- Another major point was that he really hated historical films because to him, one cannot state anything about history, because it will always inevitably be a lie fabricated by the deceitful memory. That is why he e.g. hates Haneke’s Caché because it proposes to know all kinds of things about history and about the influence of French colonial history on the bourgeoisie of today. According to Puiu one would never be able to make just a remotely accurate film based on History or memories, so one shouldn’t try that at all to begin with.
- Based on all of the above I said to him “But then you kind of disregard 99% of all cinema”. He paused for some seconds, shrugged his shoulders and said “Yeah”.
- Puiu is also majorly opposed to having dialogue carry a scene or an entire film which is why he also completely disregards Porumboiu’s Police, Adjective. Dialogue is ultra-subjective both on part of the character and writer and therefore it is uncommunicative and the opposite of audience-engaging. It is, however, somewhat inevitable and his next film will be about the dilemma of dialogue (looking forward!).
- Then there were the more sort of obvious points: Films shouldn’t focus on narrative/action and character because it will end up being a parasite of literature. A sort of emulation of an ontologically different art form. What’s at stake in the art of cinema is something entirely different than the exposition of narratives and characters.
- He also said that the art of cinema doesn’t exist because it is able to condense or plagiate e.g. literature, it exists because humans have a basic and instinctive need for the art of cinema. If they hadn’t it wouldn’t exist. In the human soul there is a unique need for something that only cinema can fulfill.

That was pretty much it (albeit in brief) and he was pretty much the most uncompromising and interesting artist I’ve ever talked to. Of course it somehow complemented my experience - and heightened my esteem of - Aurora. But I can positively say that even before I talked to the director, the film was one of the most shocking, unique, intriguing, harrowing, rewarding, beautiful and insightful experiences I’ve had in a movie theatre.

Sam C. Mac said...

Thanks for all that, Lasse. As someone who has also been living with "Aurora" and trying to determine exactly how much it means to me (and exactly *what* it means to me), it's nice to have such a thorough explanation from the director himself, especially since the Q+A at NYFF was likewise very opaque and difficult.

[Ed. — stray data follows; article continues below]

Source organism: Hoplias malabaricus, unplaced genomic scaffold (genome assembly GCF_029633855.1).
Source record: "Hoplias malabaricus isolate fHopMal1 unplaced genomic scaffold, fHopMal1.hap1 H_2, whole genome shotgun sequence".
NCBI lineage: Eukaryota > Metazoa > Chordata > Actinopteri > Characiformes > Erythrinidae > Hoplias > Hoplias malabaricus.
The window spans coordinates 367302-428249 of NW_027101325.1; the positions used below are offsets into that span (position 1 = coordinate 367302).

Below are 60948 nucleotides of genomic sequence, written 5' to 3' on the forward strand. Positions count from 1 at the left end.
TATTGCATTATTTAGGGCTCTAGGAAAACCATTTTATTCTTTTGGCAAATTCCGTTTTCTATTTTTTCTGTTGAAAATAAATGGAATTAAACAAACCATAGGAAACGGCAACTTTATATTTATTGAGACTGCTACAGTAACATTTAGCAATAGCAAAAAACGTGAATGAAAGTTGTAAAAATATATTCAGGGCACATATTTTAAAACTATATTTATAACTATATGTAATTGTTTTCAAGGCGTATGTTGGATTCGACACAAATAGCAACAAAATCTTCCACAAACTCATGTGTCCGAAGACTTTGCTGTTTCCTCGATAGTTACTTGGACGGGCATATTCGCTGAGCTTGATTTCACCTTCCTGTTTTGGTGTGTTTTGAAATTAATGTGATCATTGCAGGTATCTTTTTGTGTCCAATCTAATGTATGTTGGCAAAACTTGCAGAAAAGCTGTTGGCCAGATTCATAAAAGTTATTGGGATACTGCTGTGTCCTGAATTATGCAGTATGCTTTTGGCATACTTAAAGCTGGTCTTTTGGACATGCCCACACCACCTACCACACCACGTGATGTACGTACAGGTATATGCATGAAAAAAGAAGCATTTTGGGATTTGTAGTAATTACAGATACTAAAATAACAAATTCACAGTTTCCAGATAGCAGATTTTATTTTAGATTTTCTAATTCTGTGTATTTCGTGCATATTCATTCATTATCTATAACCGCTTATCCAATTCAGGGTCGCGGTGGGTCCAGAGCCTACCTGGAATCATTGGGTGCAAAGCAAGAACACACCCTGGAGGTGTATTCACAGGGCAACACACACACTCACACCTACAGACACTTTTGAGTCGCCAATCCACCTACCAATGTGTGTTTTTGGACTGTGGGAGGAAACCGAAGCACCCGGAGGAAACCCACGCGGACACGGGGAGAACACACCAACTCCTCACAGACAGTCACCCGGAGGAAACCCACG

And thanks, Michael, for the great coverage of the festival. I've enjoyed reading your always-intelligent considerations of each of these films. It's a level of critical thought I don't really find anywhere else.

Michael J. Anderson said...

Yes, let me add to Sam's thanks, Lasse. Your transcription is very much appreciated. And of course, thank you as well Sam for your very kind words.

Michael J. Anderson said...

A quick note: I have revised my Aurora paragraph (10/16/10) to provide a better sense of this major work's achievement.

Lasse Winther said...

Now, that's more like it.
I just remembered another aspect of Aurora that I talked with Puiu about, which I find very interesting, namely the subjective/personalised camera. The camera acts as if it was a person/a POV with a subjective consciousness etc. Most strikingly in the scene where Viorel kills the woman upstairs in her apartment. He follows her upstairs, but the camera stays downstairs while all the action unfolds off-screen so the viewer doesn't see, but only hears, what's going on. The camera, though, takes somewhat of a stance towards Viorel's crime. The moment he knocks out the woman we hear her fall to the floor and as she hits the floor, the camera - placed downstairs just below - sort of ducks or makes a surprised/terrified movement like a real person would on such a horrible sound cue. The camera, thus, takes a stance towards the character's actions which is interesting because Puiu himself - both in the guise of director and of the main character Viorel - somewhat refuses to do so and instead remains completely neutral to what unfolds on the screen.
The personalised (is there a more acurate term for it?) camera is also interesting in relation to the voyeur-theme that you, Michael, touch upon in your review.
It is also interesting in the way it somehow contradicts Puiu's own aversion towards subjectivity in general (as outlined in my summary above), thereby establishing a divide and a distinction between the filmmaker himself and the camera that records his 'vision'.